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South Korea, China and Japan make plans for rare summit – SUCH TV



South Korean, Chinese and Japanese senior diplomats agreed on Tuesday that their national leaders should meet at the “earliest convenient time,” Seoul’s Foreign Ministry said after a rare meeting.

According to international media reports, the sides are seeking to reboot trilateral exchanges after regular annual meetings were put on hold because of strained relations and the COVID-19 pandemic.

The Foreign Ministry of South Korea, which hosted the exploratory talks, said in a statement that specific dates for the leader talks remained under discussion.

Seoul has proposed that the summit should take place in late December. However, the ministry said the three countries’ top diplomats would initially meet “in a couple of months.”

Tuesday’s meeting was attended by Japan’s Senior Deputy Minister for Foreign Affairs Funakoshi Takehiro, South Korean Deputy Foreign Minister Chung Byung-won and China’s Deputy Minister of Foreign Affairs Nong Rong.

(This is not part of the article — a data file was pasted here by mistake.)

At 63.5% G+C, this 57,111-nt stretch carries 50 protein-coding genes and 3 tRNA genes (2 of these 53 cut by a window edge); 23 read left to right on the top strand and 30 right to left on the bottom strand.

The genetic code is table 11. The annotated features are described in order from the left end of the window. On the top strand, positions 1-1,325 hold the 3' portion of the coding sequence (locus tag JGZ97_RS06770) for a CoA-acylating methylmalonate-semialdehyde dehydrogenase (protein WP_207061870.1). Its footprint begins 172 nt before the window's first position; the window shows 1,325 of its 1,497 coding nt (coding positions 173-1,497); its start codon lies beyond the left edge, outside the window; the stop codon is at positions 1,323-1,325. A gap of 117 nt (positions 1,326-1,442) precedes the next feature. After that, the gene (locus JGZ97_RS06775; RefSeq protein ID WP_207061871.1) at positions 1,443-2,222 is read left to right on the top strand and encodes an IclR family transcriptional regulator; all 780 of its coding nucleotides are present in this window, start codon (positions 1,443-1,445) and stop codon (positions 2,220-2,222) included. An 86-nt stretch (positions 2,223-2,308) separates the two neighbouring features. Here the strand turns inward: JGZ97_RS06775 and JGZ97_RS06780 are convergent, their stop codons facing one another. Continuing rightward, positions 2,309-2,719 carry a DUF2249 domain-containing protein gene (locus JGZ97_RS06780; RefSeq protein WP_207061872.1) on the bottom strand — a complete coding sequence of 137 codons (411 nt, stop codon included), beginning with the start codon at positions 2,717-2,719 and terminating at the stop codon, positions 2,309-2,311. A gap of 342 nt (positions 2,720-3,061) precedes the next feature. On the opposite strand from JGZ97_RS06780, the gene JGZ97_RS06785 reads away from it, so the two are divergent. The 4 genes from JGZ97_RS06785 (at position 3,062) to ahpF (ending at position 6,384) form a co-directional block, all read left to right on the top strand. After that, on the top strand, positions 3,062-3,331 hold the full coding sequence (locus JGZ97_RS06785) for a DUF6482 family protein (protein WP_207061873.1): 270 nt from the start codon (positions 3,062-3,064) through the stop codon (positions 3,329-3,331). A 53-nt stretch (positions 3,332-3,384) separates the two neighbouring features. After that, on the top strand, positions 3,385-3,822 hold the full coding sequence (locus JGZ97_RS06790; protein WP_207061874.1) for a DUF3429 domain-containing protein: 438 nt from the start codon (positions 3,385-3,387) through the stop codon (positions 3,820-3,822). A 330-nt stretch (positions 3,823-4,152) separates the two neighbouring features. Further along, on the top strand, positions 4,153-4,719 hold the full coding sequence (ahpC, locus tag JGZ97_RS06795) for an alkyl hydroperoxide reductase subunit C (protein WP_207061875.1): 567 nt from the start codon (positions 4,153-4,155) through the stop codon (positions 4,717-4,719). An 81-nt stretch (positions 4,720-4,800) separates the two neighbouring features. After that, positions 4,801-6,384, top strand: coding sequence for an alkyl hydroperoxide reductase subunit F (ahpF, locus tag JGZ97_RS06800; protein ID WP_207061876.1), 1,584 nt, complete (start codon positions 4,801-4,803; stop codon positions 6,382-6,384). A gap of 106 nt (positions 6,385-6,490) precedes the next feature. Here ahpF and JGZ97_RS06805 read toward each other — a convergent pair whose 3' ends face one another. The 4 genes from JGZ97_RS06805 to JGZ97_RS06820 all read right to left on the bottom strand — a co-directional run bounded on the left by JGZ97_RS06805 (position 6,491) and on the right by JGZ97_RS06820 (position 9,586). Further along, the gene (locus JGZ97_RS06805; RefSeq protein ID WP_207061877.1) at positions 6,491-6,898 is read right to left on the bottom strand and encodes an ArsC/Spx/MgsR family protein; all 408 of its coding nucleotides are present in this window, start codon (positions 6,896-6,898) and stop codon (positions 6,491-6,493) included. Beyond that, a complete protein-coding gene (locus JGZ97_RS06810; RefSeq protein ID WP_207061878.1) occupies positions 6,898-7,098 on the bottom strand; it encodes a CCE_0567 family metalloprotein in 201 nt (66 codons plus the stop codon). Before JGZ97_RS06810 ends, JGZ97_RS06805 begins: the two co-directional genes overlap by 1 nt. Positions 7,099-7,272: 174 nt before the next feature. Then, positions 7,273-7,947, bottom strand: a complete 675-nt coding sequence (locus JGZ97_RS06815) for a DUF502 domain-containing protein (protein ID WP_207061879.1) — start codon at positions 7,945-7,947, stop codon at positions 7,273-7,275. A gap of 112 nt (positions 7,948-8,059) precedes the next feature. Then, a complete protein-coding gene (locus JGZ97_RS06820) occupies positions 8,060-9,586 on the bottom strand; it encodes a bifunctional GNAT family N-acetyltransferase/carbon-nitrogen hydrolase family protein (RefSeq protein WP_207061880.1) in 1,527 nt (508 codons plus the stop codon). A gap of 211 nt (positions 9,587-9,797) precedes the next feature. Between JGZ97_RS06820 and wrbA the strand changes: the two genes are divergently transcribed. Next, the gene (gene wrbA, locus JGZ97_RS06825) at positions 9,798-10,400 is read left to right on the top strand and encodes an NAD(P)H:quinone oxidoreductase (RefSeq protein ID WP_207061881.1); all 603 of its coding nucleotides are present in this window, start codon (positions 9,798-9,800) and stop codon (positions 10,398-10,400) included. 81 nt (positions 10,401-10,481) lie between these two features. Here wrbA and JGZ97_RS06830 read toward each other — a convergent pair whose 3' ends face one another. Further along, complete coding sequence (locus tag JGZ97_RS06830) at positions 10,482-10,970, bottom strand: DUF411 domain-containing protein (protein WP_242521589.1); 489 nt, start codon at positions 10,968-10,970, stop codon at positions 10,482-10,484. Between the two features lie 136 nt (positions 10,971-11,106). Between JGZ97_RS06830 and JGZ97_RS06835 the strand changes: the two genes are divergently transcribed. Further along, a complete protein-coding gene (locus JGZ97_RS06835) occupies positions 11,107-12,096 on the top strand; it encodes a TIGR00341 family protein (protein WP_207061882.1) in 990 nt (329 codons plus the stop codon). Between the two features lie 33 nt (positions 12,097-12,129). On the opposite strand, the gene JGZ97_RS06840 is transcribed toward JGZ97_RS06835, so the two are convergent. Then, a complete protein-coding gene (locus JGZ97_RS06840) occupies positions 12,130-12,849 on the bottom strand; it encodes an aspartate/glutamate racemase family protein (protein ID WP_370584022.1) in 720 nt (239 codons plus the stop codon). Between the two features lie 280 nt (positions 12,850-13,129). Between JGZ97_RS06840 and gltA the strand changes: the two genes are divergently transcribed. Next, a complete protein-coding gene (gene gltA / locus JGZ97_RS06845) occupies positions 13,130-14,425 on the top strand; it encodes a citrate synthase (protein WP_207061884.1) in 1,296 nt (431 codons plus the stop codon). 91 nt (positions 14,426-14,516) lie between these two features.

The trilateral meetings are partly intended to ease Chinese concerns about tighter relations between Japan and South Korea, who both agreed to end bilateral economic, legal and trade disputes.

Those disagreements stemmed from Japan’s 1910 to 1945 occupation of the Korean Peninsula, which has long soured relations between Seoul and Tokyo.

For Beijing, the meeting represents a chance to leverage trade ties, counter the strengthening of US ties with its two allies and strengthen communication on security and defense matters.

For Japan and South Korea, there is the prospect of avoiding conflicts and maintaining a stable security relationship with China. They are also seeking Chinese help in slowing down and possibly stopping North Korea’s nuclear development program.

The last summit was in 2019. The three countries had planned to hold a summit every year starting in 2008, but diplomatic issues and the pandemic got in the way.



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